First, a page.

Side note, I always find it amusing when people say "I never did/always did such-and-such, and I turned out okay!" I can't help but find myself asking, "but did you really?"  ;)


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#17 MattR

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Posted 22 February 2017 - 05:49 PM

 


  • inappropriate costumes (cross dressing, nudity, underwear) This is actually directly from BSA, no cross dressing.

 

 

How about using squirt guns?

 

I know, the BSA says yada yada and I had a patrol get their skit pulled in the middle of the skit because they used a pillow but then the summer camp staff used a wig for a damsel in distress. How prudish are the people at National if they won't let a kid stuff a pillow under his shirt and act like a woman in labor? I can guarantee you that any woman that has been in labor would not consider it sexual. (This skit is writing itself. How about a skit where the scouts poke fun at National for not allowing them to portray pregnant women!)

 

I'm not making fun of you Mashmaster, I realize you're trying to follow the rules. It's just that there are lots of rules that just get going too far and start taking all the fun and purpose out of scouts. There are no simple rules for what is humor and what is crude. Funny things are about pain that didn't go too far. How many scouts laugh about things that went wrong on a campout? Those are the great stories. Things need to go wrong. Adventure is about going out towards the line and hoping you don't go over. Scouts is about letting kids make mistakes and then learning from them. Why not do that in the context of skits? If a skit is offensive then there's an opportunity for someone to learn how to apologize and for someone else to learn how to accept an apology.


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#18 Col. Flagg

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Posted 22 February 2017 - 05:58 PM

 

  • inappropriate costumes (cross dressing, nudity, underwear) This is actually directly from BSA, no cross dressing.

 

Looks like BSA hasn't updated their skit policies to reflect their membership policies. :rolleyes:  ;)

 

How could someone, with a straight face, stop some kids from doing a cross-dressing skit after the recent membership policy change? Hypocrisy thy name is Boy Scouts.


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#19 mashmaster

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Posted 22 February 2017 - 06:05 PM

How about using squirt guns?

 

I know, the BSA says yada yada and I had a patrol get their skit pulled in the middle of the skit because they used a pillow but then the summer camp staff used a wig for a damsel in distress. How prudish are the people at National if they won't let a kid stuff a pillow under his shirt and act like a woman in labor? I can guarantee you that any woman that has been in labor would not consider it sexual. (This skit is writing itself. How about a skit where the scouts poke fun at National for not allowing them to portray pregnant women!)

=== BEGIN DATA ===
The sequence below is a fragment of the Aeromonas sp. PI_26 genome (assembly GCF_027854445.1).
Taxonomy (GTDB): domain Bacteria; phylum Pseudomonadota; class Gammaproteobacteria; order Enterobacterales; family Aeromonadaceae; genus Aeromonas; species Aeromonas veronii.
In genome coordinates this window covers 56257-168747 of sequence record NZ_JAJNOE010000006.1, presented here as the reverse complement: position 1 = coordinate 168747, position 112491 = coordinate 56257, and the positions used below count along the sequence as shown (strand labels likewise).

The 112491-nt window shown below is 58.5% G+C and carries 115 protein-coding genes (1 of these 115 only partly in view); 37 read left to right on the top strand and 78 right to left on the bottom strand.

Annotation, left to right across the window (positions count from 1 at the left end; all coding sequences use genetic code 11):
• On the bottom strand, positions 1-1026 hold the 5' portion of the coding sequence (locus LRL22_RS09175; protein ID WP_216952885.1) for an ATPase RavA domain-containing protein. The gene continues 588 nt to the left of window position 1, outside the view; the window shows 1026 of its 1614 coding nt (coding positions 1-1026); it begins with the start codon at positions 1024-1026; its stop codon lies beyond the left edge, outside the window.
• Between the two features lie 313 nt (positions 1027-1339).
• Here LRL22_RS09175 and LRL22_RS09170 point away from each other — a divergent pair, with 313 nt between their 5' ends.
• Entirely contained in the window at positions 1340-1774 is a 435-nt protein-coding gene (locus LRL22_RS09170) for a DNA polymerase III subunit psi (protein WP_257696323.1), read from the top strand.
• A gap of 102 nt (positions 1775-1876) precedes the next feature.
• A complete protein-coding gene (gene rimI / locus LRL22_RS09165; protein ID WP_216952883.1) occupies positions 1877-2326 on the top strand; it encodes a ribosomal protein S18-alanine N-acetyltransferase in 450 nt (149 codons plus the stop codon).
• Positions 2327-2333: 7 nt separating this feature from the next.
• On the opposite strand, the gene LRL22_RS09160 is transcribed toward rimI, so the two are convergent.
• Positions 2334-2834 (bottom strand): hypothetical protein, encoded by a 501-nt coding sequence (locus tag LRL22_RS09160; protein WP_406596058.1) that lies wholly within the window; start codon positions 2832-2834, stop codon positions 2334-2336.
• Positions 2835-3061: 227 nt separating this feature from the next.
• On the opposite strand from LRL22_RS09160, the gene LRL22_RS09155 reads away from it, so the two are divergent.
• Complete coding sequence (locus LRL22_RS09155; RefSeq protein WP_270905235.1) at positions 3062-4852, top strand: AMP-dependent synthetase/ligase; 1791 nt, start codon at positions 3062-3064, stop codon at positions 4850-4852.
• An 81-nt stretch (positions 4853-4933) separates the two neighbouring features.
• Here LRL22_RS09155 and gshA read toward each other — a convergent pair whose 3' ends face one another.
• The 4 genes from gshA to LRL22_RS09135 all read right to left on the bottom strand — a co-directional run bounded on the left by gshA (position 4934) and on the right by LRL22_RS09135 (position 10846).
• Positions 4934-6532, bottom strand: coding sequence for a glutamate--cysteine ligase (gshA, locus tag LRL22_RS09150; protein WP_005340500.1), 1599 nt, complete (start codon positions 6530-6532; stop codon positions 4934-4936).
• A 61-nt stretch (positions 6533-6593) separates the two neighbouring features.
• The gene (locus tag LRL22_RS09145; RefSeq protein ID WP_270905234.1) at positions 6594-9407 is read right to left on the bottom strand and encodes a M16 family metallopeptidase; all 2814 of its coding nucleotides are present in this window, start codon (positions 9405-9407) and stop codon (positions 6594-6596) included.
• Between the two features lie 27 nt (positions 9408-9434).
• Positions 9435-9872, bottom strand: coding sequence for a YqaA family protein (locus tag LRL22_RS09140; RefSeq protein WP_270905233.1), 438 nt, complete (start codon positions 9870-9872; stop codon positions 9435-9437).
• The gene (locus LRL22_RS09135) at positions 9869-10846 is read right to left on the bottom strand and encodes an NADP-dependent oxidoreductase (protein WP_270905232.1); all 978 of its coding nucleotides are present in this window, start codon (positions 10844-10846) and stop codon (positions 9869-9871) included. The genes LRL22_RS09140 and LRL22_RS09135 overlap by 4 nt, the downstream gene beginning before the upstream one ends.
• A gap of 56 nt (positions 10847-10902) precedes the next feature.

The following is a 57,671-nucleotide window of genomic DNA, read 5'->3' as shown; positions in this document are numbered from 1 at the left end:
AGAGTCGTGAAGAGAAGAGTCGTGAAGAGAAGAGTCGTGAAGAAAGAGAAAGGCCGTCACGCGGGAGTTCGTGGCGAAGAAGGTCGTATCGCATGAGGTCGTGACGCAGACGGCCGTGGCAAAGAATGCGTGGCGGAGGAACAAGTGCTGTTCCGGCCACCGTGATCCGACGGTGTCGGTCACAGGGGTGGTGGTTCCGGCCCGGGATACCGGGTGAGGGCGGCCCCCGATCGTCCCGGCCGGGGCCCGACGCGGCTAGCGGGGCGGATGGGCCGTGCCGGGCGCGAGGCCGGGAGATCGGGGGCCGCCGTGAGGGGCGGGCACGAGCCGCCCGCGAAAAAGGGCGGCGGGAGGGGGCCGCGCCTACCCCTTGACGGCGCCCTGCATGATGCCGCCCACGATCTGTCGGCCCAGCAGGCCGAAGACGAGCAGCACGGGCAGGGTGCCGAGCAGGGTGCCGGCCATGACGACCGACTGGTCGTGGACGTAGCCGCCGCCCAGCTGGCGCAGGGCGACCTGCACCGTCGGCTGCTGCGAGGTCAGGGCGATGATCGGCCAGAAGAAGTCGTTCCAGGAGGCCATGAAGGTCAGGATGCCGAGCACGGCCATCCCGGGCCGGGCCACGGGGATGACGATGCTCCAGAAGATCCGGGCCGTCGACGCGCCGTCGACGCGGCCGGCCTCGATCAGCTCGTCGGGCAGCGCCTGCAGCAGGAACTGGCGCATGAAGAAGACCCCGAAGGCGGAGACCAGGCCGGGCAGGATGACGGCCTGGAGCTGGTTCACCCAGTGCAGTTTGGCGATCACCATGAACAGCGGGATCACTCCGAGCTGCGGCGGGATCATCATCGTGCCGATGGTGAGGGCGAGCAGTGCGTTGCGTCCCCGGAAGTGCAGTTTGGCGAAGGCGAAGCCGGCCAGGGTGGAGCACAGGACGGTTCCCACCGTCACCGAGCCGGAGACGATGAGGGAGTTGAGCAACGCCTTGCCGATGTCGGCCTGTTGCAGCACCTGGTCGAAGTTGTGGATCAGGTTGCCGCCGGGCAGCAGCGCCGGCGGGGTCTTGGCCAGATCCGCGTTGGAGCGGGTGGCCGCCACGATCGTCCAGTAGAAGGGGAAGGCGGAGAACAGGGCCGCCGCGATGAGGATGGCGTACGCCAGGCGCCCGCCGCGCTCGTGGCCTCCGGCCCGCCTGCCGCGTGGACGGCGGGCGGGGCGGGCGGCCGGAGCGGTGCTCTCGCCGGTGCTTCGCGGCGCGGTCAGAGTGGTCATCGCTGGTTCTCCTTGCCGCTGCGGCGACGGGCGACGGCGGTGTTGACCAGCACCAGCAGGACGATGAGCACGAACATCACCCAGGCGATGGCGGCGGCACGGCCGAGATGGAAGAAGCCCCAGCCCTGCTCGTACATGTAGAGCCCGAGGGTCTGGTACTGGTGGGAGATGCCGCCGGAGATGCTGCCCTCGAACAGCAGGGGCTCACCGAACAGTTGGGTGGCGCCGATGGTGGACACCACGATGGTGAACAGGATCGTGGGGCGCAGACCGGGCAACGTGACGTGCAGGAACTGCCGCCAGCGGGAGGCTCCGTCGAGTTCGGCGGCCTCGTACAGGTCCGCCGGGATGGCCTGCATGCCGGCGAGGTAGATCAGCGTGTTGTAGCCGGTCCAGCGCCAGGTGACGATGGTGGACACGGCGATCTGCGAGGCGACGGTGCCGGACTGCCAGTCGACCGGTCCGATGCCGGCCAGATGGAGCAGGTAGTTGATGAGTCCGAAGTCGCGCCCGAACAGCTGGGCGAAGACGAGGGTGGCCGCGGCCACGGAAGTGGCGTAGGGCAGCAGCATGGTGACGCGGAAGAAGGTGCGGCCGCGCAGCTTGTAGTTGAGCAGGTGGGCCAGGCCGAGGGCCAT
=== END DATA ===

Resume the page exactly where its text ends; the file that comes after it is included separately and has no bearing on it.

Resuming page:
I'm not making fun of you Mashmaster, I realize you're trying to follow the rules. It's just that there are lots of rules that just get going too far and start taking all the fun and purpose out of scouts. There are no simple rules for what is humor and what is crude. Funny things are about pain that didn't go too far. How many scouts laugh about things that went wrong on a campout? Those are the great stories. Things need to go wrong. Adventure is about going out towards the line and hoping you don't go over. Scouts is about letting kids make mistakes and then learning from them. Why not do that in the context of skits? If a skit is offensive then there's an opportunity for someone to learn how to apologize and for someone else to learn how to accept an apology.

Agreed the cross-dressing thing is a little odd, I have never had a boy come to me wanting to do that yet.  And who doesn't like a good squirt gun battle?

 

Yes and no to the last point in my mind.  I have had times in my life that someone has said something to me and apologized and all is well.  I have also had others where what they said could never be undone, I'm not going into the details on that.


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#20 mashmaster

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Posted 22 February 2017 - 06:05 PM

Looks like BSA hasn't updated their skit policies to reflect their membership policies. :rolleyes:  ;)

 

How could someone, with a straight face, stop some kids from doing a cross-dressing skit after the recent membership policy change? Hypocrisy thy name is Boy Scouts.

interesting point.  But I'm not going deeper into that.